Though some distance from Plato’s collective rearing ideal (1993); Fox-Harding’s ‘State paternalism and child protection’ supports higher levels of intervention, postulating the state has a duty to scrutinise and promote the care of children as well as have the capacity to intervene and ‘provide something better for the child’ (Fox-Harding, 1997 p 41; Dingwall, 1983). Coming from a position of mistrust, this perspective largely ignores difficulties for parents and the potential for families to feel oppressed, as well as overlooking bonds which the child may have and the potential of developmental damage arising from removal (Fox-Harding, 1997; Kitson, 2009). Such processes can cause ‘suspect’ families unnecessary distress through investigation which can affect relationships and generate ethical and legal dilemmas (Munro, 1999b, p 120). Preoccupations with information gathering have also been accused of being beaurocratic, alienating of the natural family, failing to see the child and ultimately getting in the way of ‘real’ social work (Lonne et al, 2008; Munro, 2004, 2011).
Conversely, Dingwall discusses a ‘rule of optimism’ suggesting that in order to keep tensions between state and family to a minimal (and promote responsibility); intervention should reflect the least intrusive measures (1983). While this is the widely adopted stance since the 1980s, it was disregarded by a case in Cleveland when 121 children were removed from their families in an act of ‘over-enthusiasm and zeal’ (1988: 244). The Cleveland ‘scandal’, as it became known, was criticised for breaching the family’s right to a private life (Human Rights Act, Article 8) as, while there were concerns pertaining to some children, it was concluded that there was no substantial evidence to support their actions. This exemplifies the tension between over and under-protection and the need for social work to establish appropriate balance, between family autonomy and state intervention (Parton et al, 1997).
In an attempt to avoid ‘missing’ children or being needlessly intrusive, predictive models emerged during the 1980s (DoH, 1991; Corby, 1993). Professor Cyril Greenland assisted in the development of a checklist for practitioners to identify high-risk situations (Parton, 1991), which along with the recognition of likelihood of harm under the Children’s Act 1989, substantiated the need for authorities to consider risk. Terms such as ‘risk’ and ‘harm’ are now synonymous with social work which now holds a mandate not just to support families, but to assess dangerousness and risk (DH, 1988). Identification and assessment of risk (as well as implementing management plans) involves balancing respect for individuals’ rights alongside public safety requiring collaboration, transparency, sensitivity, openness and a non-judgemental attitude with clients, particularly where there is use of statutory powers (Beckett, 2010; GSCC, 2010).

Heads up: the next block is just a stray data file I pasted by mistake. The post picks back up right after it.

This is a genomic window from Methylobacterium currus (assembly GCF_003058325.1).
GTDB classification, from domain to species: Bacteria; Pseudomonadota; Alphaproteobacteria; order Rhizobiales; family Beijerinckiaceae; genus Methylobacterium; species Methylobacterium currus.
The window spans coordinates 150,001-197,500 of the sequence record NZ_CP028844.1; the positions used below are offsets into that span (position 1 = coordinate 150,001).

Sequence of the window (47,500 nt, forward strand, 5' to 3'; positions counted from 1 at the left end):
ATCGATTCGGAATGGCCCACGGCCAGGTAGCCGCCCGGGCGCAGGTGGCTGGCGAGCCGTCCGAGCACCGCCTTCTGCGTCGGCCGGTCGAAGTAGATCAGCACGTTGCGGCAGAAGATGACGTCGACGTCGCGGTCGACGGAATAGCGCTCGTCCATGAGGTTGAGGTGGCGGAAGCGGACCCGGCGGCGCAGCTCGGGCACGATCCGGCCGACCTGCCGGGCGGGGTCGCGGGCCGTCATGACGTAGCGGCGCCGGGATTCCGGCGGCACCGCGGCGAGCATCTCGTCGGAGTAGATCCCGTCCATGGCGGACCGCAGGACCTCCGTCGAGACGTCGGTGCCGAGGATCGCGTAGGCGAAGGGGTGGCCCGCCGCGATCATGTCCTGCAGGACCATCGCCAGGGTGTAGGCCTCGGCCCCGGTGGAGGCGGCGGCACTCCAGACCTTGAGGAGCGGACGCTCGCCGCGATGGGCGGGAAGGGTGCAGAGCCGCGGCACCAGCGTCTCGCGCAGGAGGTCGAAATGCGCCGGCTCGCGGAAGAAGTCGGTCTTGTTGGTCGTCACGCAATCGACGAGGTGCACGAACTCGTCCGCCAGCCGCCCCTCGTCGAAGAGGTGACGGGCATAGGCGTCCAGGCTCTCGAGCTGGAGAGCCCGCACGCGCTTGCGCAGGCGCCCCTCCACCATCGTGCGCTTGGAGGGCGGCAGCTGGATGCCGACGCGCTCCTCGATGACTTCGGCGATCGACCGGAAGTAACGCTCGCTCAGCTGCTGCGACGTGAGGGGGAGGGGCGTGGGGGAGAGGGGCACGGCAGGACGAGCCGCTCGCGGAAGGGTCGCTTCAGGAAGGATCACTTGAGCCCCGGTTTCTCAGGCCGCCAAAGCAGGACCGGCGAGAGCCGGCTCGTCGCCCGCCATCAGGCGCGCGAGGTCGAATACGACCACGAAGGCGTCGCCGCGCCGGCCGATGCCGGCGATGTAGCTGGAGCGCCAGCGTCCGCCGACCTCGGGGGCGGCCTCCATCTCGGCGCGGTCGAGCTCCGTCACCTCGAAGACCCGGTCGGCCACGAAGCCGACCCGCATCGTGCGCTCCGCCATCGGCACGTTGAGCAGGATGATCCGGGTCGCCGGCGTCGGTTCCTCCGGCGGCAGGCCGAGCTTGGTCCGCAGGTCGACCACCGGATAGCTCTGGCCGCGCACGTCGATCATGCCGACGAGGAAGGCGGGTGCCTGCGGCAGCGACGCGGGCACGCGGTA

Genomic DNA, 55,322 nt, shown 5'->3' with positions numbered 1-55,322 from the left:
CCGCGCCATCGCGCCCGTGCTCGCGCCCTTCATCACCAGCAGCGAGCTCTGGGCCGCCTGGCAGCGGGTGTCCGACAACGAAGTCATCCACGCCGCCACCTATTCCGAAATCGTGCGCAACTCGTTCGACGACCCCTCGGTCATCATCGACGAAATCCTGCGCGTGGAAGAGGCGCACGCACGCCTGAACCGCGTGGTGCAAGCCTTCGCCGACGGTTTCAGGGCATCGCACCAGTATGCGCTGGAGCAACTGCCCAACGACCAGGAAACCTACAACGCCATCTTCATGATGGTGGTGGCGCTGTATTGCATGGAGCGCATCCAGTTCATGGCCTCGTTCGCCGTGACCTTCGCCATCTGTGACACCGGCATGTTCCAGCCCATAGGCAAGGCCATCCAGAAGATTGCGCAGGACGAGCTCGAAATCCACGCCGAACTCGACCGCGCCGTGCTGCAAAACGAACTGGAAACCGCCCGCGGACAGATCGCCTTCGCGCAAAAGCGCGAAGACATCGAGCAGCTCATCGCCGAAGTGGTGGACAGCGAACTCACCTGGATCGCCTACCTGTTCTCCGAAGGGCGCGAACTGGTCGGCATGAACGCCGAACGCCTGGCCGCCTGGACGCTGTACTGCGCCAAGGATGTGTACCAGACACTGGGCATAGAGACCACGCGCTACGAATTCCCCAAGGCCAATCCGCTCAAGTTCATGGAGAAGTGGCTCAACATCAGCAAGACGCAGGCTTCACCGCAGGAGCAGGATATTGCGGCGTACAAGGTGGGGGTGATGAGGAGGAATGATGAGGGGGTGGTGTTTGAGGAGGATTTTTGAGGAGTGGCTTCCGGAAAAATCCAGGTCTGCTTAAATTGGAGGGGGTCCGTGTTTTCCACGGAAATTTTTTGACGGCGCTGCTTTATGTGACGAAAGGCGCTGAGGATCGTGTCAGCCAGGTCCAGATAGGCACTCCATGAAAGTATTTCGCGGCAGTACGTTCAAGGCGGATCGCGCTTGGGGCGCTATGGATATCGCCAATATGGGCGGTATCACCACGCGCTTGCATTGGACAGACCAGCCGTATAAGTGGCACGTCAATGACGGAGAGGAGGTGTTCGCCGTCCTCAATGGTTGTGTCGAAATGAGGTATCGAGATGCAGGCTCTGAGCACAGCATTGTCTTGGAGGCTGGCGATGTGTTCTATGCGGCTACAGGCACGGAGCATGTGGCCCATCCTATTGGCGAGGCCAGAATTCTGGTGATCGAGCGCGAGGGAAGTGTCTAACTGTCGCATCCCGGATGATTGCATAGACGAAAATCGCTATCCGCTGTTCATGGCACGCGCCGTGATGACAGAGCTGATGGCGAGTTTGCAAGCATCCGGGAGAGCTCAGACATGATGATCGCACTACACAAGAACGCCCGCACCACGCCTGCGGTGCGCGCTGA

As such, assessment is a crucial element of social work and fundamental to child protection. The Framework for Assessment of Children in need and their families (DOH, 2000b) targets children at risk with focus on encouraging practitioners to adopt holistic approaches and consider family and environment, as well as the child’s development (Hamilton and Browne, 2002). The framework lends itself to the exchange model of questioning where service users are viewed as the ‘experts’ in their lives (Milner and O’Bryne, 2002). While this is thought to empower and support engagement from the family; Calder (2003) argues that the strict timescales requiring core assessments to be completed in 35 days are too short to build meaningful relationships. Such timescales, which coincided with the introduction of local authority performance cultures (Ferguson, 2005) can result in practitioners having to adopt a questioning model which is not as conducive to engagement and potentially damaging for relationships. Calder also discussed how differing cultures and attitudes must also be considered and how these may require additional time, sensitivity and cultural awareness. Indeed, the enquiry into the death of Tyra Moore found social workers who failed to detect her abuse were inherently trusting and made assumptions about her extended family because they too were black (Batty, 2003).